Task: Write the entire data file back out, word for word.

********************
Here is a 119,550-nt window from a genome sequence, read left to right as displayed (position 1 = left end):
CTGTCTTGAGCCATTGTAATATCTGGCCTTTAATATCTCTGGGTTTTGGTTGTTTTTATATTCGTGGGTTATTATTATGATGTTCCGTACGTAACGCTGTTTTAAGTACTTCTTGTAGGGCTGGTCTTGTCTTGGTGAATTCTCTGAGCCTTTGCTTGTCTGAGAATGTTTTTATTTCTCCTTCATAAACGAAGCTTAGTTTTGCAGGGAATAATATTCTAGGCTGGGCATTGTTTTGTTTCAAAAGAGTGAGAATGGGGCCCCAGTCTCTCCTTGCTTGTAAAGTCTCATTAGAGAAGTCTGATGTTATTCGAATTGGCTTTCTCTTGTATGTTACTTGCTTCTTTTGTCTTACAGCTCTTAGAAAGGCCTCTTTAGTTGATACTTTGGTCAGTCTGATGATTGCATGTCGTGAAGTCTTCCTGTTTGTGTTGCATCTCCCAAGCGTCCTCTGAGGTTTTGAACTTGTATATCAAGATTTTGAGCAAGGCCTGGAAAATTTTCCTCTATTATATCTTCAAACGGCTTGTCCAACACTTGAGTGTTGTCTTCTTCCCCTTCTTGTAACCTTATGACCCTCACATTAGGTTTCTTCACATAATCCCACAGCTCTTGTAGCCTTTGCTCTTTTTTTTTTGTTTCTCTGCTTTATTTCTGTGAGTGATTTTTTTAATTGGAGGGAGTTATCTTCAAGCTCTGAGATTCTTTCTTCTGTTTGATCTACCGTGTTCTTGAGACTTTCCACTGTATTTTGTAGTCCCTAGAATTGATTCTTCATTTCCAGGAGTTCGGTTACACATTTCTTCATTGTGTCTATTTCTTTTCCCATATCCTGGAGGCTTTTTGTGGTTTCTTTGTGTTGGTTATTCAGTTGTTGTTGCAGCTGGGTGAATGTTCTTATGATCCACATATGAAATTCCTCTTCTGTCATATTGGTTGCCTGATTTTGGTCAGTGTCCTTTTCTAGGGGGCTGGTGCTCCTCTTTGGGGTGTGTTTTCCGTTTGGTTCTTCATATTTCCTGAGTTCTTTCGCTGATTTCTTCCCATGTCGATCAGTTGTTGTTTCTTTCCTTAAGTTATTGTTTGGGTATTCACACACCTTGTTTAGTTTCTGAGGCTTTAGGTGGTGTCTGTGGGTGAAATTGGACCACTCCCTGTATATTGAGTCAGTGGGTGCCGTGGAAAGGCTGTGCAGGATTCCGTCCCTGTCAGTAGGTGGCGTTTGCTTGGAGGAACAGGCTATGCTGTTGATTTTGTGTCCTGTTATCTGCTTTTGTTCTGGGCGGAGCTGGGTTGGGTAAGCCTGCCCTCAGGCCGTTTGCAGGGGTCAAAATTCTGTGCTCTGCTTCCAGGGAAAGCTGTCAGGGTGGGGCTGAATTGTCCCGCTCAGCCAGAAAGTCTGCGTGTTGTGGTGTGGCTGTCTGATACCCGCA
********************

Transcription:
Here is a 119,550-nt window from a genome sequence, read left to right as displayed (position 1 = left end):
CTGTCTTGAGCCATTGTAATATCTGGCCTTTAATATCTCTGGGTTTTGGTTGTTTTTATATTCGTGGGTTATTATTATGATGTTCCGTACGTAACGCTGTTTTAAGTACTTCTTGTAGGGCTGGTCTTGTCTTGGTGAATTCTCTGAGCCTTTGCTTGTCTGAGAATGTTTTTATTTCTCCTTCATAAACGAAGCTTAGTTTTGCAGGGAATAATATTCTAGGCTGGGCATTGTTTTGTTTCAAAAGAGTGAGAATGGGGCCCCAGTCTCTCCTTGCTTGTAAAGTCTCATTAGAGAAGTCTGATGTTATTCGAATTGGCTTTCTCTTGTATGTTACTTGCTTCTTTTGTCTTACAGCTCTTAGAAAGGCCTCTTTAGTTGATACTTTGGTCAGTCTGATGATTGCATGTCGTGAAGTCTTCCTGTTTGTGTTGCATCTCCCAAGCGTCCTCTGAGGTTTTGAACTTGTATATCAAGATTTTGAGCAAGGCCTGGAAAATTTTCCTCTATTATATCTTCAAACGGCTTGTCCAACACTTGAGTGTTGTCTTCTTCCCCTTCTTGTAACCTTATGACCCTCACATTAGGTTTCTTCACATAATCCCACAGCTCTTGTAGCCTTTGCTCTTTTTTTTTTGTTTCTCTGCTTTATTTCTGTGAGTGATTTTTTTAATTGGAGGGAGTTATCTTCAAGCTCTGAGATTCTTTCTTCTGTTTGATCTACCGTGTTCTTGAGACTTTCCACTGTATTTTGTAGTCCCTAGAATTGATTCTTCATTTCCAGGAGTTCGGTTACACATTTCTTCATTGTGTCTATTTCTTTTCCCATATCCTGGAGGCTTTTTGTGGTTTCTTTGTGTTGGTTATTCAGTTGTTGTTGCAGCTGGGTGAATGTTCTTATGATCCACATATGAAATTCCTCTTCTGTCATATTGGTTGCCTGATTTTGGTCAGTGTCCTTTTCTAGGGGGCTGGTGCTCCTCTTTGGGGTGTGTTTTCCGTTTGGTTCTTCATATTTCCTGAGTTCTTTCGCTGATTTCTTCCCATGTCGATCAGTTGTTGTTTCTTTCCTTAAGTTATTGTTTGGGTATTCACACACCTTGTTTAGTTTCTGAGGCTTTAGGTGGTGTCTGTGGGTGAAATTGGACCACTCCCTGTATATTGAGTCAGTGGGTGCCGTGGAAAGGCTGTGCAGGATTCCGTCCCTGTCAGTAGGTGGCGTTTGCTTGGAGGAACAGGCTATGCTGTTGATTTTGTGTCCTGTTATCTGCTTTTGTTCTGGGCGGAGCTGGGTTGGGTAAGCCTGCCCTCAGGCCGTTTGCAGGGGTCAAAATTCTGTGCTCTGCTTCCAGGGAAAGCTGTCAGGGTGGGGCTGAATTGTCCCGCTCAGCCAGAAAGTCTGCGTGTTGTGGTGTGGCTGTCTGATACCCGCA